Canada’s corporate bailouts need to cut out tax dodgers and profiteers, and show long-term commitments are attached to the money.
The great recession of 2008 was an expensive lesson for governments around the world. Specifically, why providing large corporate and banking industry bailouts with little to no enforced conditions is a terrible idea. Massive loans and grants were used too often to rack up profit, pad executive pay, buy back shares to further inflate profit margins, and shell out even larger dividends to shareholders. Adding insult to injury, some of these corporations then moved their operations offshore, taking much needed jobs with them and extending one of the most detrimental impacts of the recession: the loss of full-time well-paying work. Since then, we’ve discovered the wide use of tax havens. It begs the question of how many of corporations we were bailing out were partaking in such schemes to avoid having their publicly funded profit taxed.
The coronavirus crisis has pushed many businesses and corporations to the edge and government assistance to protect jobs is needed, but the learnings of the great recession should make us smarter this time around.
We need to focus our spending on workers, their livelihoods and our collective goals as a society. Strict conditions should be placed on large loans or other significant financial support going out the door to big corporations.
You can’t be a tax cheat
It’s pretty simple. If you are using tax havens and other schemes to avoid paying Canadian taxes, you're out, even if some of those schemes are legal. According to Canadians for Tax Fairness, the federal government loses at least $8 billion yearly to the use of tax havens. While we likely can’t solve the complicated mess of international tax avoidance in the middle of a pandemic, we can send a strong message – we’ll support you when you pay your fair share. If you are using a tax haven for your head office, or if you are storing profit in offshore accounts, it’s time to stop.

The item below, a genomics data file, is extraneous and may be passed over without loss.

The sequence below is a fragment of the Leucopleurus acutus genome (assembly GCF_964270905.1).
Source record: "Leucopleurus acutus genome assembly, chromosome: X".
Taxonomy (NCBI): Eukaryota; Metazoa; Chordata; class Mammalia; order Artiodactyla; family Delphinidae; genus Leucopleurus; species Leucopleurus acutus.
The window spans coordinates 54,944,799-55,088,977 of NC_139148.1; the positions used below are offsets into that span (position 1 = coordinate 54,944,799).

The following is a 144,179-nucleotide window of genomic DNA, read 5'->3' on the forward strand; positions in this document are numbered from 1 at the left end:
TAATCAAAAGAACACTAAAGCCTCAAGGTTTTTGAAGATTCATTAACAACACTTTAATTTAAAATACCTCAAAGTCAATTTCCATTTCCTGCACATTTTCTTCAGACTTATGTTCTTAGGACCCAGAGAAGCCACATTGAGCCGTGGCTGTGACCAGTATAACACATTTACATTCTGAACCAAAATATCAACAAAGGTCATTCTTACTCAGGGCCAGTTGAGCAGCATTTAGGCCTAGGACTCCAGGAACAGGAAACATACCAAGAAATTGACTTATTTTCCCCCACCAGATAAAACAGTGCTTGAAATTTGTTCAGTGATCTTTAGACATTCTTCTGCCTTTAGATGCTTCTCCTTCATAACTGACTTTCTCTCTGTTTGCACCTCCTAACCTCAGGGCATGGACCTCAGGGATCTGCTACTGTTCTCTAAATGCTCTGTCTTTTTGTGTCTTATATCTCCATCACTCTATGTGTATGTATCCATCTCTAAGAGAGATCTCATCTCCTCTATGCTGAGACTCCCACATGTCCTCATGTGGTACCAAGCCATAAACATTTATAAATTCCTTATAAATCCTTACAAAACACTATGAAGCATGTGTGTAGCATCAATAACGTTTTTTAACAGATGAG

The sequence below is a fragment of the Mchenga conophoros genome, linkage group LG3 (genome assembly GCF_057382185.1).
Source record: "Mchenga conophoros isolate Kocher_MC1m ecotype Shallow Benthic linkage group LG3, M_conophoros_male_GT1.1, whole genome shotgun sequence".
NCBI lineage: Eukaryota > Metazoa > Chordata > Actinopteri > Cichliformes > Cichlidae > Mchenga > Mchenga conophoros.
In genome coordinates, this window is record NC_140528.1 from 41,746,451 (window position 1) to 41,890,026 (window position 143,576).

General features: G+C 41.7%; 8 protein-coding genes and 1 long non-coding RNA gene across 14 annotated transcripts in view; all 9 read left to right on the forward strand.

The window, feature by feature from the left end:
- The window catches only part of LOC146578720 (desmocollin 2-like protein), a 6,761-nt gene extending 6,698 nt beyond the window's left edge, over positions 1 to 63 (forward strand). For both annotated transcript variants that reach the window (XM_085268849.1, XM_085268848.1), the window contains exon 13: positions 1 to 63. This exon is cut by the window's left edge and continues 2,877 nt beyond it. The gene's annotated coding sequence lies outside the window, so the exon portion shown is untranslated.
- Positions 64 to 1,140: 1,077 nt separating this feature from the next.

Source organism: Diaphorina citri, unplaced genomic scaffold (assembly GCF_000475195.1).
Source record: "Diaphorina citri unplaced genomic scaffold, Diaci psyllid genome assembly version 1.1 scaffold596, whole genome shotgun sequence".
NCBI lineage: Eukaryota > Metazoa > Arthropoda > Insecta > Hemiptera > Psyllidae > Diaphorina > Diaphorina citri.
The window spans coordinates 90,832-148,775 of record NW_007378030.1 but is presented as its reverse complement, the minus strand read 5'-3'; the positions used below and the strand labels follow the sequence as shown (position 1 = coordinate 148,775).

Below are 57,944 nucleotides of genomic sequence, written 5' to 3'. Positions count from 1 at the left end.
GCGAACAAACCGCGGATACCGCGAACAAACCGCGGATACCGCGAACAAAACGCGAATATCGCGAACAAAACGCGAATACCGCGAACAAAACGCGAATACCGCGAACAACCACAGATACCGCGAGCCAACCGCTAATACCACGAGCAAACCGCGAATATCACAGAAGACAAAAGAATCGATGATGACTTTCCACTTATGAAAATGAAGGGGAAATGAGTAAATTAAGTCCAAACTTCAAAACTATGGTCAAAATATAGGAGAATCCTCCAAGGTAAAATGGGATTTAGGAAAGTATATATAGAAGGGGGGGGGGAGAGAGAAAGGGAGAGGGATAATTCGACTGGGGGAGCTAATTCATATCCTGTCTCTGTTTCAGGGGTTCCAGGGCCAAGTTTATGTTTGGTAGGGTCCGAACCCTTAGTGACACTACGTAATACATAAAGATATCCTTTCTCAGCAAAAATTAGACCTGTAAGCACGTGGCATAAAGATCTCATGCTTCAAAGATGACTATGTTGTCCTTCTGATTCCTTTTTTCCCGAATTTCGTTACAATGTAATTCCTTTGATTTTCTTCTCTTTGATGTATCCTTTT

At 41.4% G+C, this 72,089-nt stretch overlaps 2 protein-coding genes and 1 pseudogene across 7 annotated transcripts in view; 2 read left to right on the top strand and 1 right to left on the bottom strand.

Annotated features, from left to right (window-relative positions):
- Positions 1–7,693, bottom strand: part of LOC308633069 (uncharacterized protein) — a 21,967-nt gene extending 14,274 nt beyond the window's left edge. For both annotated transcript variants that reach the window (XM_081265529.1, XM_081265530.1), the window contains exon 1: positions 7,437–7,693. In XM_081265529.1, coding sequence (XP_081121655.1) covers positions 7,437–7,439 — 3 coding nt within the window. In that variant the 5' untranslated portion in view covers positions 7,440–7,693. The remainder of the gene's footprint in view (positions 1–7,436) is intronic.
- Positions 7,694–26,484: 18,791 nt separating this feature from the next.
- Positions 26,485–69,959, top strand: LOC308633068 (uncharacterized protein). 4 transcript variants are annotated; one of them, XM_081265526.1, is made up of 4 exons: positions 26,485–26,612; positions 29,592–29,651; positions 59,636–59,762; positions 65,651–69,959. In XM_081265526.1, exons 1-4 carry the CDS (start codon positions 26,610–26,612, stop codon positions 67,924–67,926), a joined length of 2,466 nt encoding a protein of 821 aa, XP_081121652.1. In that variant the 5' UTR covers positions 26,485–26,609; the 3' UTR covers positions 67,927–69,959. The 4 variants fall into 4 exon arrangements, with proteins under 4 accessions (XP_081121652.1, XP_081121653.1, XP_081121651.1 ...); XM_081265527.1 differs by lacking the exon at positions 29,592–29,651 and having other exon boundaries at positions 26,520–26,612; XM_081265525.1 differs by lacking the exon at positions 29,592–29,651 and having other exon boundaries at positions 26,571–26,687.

You can’t use our money to get richer
Strict conditions that cap executive pay (including bonuses), ban share-buyback schemes and freeze increases to shareholder dividends should accompany any loan or financing to large corporations. Those conditions should stay in place for the term of the loan. In the instance of a grant, they should stay in place for the period that the economy is in recession.
No free money
Any large capital bailout that isn’t a short-term loan should come with an equity-stake in the company. If we are covering your debt and risk, then we should also get a share of profits (should they return) and the ability to influence corporate decisions in the future.
We need decent green jobs in return
Companies need to commit to maintaining jobs, and further conditions should be created to ensure they are decent jobs, with livable wages and adequate paid sick days. We could go a step further, casting our eyes down the road to recognize that Canada’s long-term success relies on greening every part of our economy, and require commitments to environmental improvements.
No secret deals
For years following the 2008 financial crisis, murky details emerged about the bailout packages given to banks and corporations, opening up questions that should have been addressed at the time. Too often, the public found out after the fact that there were too few conditions to ensure public benefit or halt profiteering. This time, we want transparency up front. That includes disclosure of the conditions of the bailout and proof that those conditions are being met.
Our economy’s success should be measured by how well it provides jobs, goods and services in a fair and equitable way, and how well it aids our collective goals, like tackling climate change. Denmark, Poland, Germany, France and others have started putting similar conditions on companies seeking government bailouts. Canada should too.